ISSN : 1301-5680
e-ISSN : 2149-8156
Turkish Journal of Thoracic and Cardiovascular Surgery     
Pulmonary hamartoma and squamous cell carcinoma: a very rare coexistence
Ahmet Önen1, Aydın Şanlı1, Sami Karapolat1, Volkan Karacam1, Aydanur Kargı2
1Departments of Thoracic Surgery, Medicine Faculty of Dokuz Eylül University, İzmir
2Departments of Pathology, Medicine Faculty of Dokuz Eylül University, İzmir

Abstract

Pulmonary hamartoma is the most frequent benign neoplasm of the lung. Although they are benign, malignant transformation or accompaniment by primary lung cancer may rarely be seen. A 38-year-old woman was admitted with complaints of chronic cough and shortness of breath. A computed tomography scan of the thorax showed a 3x2-cm mass at the lower lobe of the left lung, surrounding the left main bronchus. At thoracotomy, frozen section analysis of the mass revealed malignancy, so a left lower lobectomy was performed. Histopathologic diagnosis was hamartoma and squamous cell carcinoma in situ. The patient was asymptomatic during a year’s follow-up.

Pulmonary hamartoma is the most common benign neoplasm in the lung, and accounts for 7-14% of all solitary lung nodules.[1] The majority of hamartomas are parenchymal and often located in the periphery of the lung. These tumors grow slowly. They tend to be asymptomatic and are usually found incidentally on chest radiographic examination.[2]

Case Presentation

A 38-year-old woman was admitted with complaints of chronic cough and shortness of breath. She had a history of chronic bronchial asthma for which she received treatment for more than four years. On physical examination, there was only a widespread inspiratory rhonchus in the lungs. Laboratory data were within the normal limits. A chest roentgenogram demonstrated a nodular density in the lower lobe of the left lung. A computed tomography scan of the thorax showed a 3x2-cm mass surrounding the left main bronchus concentrically in the paramediastinal site of the lower lobe of the left lung (Fig. 1). The patient underwent bronchoscopy under local anesthesia, which demonstrated narrowing of the superior segment of the lower lobe like a fissure by a mass effect. Bronchoalveolar lavage cytology and mucosal biopsy were found benign, and transbronchial fine needle aspiration biopsy showed cells with benign characteristics. Under general anesthesia, the patient was placed in the left thoracotomy position on the operating table. After left posterolateral thoracotomy, a hard, and immobile mass, 4x3x2 cm in size, was palpated in the left lower lobe, surrounding the bronchus completely. A biopsy was taken from the mass for frozen section analysis. Histopathological findings were consistent with malignity, so a left lower lobectomy and mediastinal lymph node dissection were performed. Following hemorrhage control, two drains were placed in the left hemithorax. The layers were covered appropriately. Intraoperative bleeding was minimal. Operative time was 90 minutes. There was no complication in the postoperative period. The patient was discharged on the eighth day of the operation. Histopathological examination showed squamous cell carcinoma in situ in the layer epithelium of bronchial structures accompanied by a hamartoma (Fig. 2a). The patient was asymptomatic during a year’s follow-up.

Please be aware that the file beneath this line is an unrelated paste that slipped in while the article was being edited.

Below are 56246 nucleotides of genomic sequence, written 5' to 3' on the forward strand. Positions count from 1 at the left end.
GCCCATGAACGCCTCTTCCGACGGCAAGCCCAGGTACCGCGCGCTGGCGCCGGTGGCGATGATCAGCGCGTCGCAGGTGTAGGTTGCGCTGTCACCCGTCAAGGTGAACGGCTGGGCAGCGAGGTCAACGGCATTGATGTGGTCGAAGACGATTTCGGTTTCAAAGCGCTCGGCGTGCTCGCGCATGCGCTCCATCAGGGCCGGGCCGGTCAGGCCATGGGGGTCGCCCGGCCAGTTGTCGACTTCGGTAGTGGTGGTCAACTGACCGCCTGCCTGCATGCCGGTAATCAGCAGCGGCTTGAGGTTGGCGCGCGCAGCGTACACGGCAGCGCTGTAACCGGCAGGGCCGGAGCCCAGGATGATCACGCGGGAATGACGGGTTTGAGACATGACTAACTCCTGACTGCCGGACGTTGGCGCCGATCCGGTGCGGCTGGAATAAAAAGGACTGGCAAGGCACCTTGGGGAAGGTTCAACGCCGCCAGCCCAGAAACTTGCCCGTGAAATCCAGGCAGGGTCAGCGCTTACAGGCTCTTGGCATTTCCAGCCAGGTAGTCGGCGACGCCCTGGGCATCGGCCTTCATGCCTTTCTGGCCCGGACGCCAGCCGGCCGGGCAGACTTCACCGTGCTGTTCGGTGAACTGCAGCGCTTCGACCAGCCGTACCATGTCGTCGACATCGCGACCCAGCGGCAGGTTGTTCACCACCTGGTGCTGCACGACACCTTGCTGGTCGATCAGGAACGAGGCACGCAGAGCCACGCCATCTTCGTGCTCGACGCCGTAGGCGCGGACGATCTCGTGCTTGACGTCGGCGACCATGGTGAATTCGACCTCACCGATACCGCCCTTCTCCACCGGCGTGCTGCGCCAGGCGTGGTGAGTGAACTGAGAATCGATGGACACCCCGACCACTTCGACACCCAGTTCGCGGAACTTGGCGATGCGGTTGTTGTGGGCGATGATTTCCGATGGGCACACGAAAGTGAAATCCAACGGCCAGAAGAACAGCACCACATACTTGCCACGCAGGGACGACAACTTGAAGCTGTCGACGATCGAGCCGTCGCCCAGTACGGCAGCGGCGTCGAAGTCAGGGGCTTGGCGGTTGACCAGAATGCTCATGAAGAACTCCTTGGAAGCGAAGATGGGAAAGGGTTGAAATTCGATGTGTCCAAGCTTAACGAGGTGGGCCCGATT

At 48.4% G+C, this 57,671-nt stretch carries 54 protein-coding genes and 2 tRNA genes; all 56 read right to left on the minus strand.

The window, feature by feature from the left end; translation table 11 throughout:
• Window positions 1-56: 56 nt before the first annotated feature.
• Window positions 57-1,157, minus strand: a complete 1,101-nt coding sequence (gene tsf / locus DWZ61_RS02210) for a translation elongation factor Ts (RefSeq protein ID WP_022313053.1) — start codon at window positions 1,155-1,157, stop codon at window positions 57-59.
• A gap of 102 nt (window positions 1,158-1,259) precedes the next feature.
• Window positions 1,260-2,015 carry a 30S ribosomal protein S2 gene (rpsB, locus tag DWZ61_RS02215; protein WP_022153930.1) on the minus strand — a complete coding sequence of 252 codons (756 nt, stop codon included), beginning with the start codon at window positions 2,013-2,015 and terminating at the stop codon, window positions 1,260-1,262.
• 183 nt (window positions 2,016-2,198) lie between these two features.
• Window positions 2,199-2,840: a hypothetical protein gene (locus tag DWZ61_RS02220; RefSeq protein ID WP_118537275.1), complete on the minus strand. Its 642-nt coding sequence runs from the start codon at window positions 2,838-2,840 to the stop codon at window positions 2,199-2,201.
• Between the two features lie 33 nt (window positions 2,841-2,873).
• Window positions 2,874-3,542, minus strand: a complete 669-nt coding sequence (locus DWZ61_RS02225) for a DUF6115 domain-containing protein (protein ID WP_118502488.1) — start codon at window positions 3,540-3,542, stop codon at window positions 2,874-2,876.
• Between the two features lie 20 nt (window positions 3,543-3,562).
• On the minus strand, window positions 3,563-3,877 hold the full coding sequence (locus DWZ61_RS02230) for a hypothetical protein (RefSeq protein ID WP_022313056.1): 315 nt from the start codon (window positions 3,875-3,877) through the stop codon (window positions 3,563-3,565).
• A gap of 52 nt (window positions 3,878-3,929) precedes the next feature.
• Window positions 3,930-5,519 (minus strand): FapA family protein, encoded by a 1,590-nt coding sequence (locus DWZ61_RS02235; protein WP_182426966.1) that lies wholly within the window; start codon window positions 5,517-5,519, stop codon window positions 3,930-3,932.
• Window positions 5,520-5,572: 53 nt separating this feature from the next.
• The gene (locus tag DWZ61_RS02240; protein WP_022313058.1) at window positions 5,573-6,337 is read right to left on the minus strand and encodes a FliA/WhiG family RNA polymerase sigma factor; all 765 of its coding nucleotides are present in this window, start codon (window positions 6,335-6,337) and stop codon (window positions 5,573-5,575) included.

Fig 1: Computed tomography of the thorax showing a mass in the lower lobe of the left lung.

Fig 2: (a) Hamartoma and in situ squamous cell cancer (H-E x 2). (b) Severe atypical squamous metaplasia and squamous cell carcinoma in situ areas in the bronchial epithelium (arrow) (H-E x 100).

Discussion

Hamartoma is defined as an abnormal mixture of tissue elements, or an abnormal proportion of a single element, normally present in an organ. Pulmonary hamartoma is the most frequent benign neoplasm of the lung, occurring in the parenchyma or sometimes within the bronchi.[3] It consists of an admixture of cartilage, loose collective tissue, fat, bone, epithelial clefts, and gland like epithelial aggregates. Depending upon the predominant component, hamartomas can be divided into various subtypes: chondromatous, leiomyomatous, lymphangiomyomatous, adenofibromatous, and fibroleiomyomatous. Chondromatous hamartomas are the most common subtype. Hamartoma is also referred to as fibrolipochondroma.

For hamartomas, the age of presentation is 50 to 60 years, with a male/female ratio of 3-5/1. In our case, the patient was a 38-year-old female. The size of hamartomas may range from 1 cm to larger than 10 cm, but they are usually smaller than 4 cm.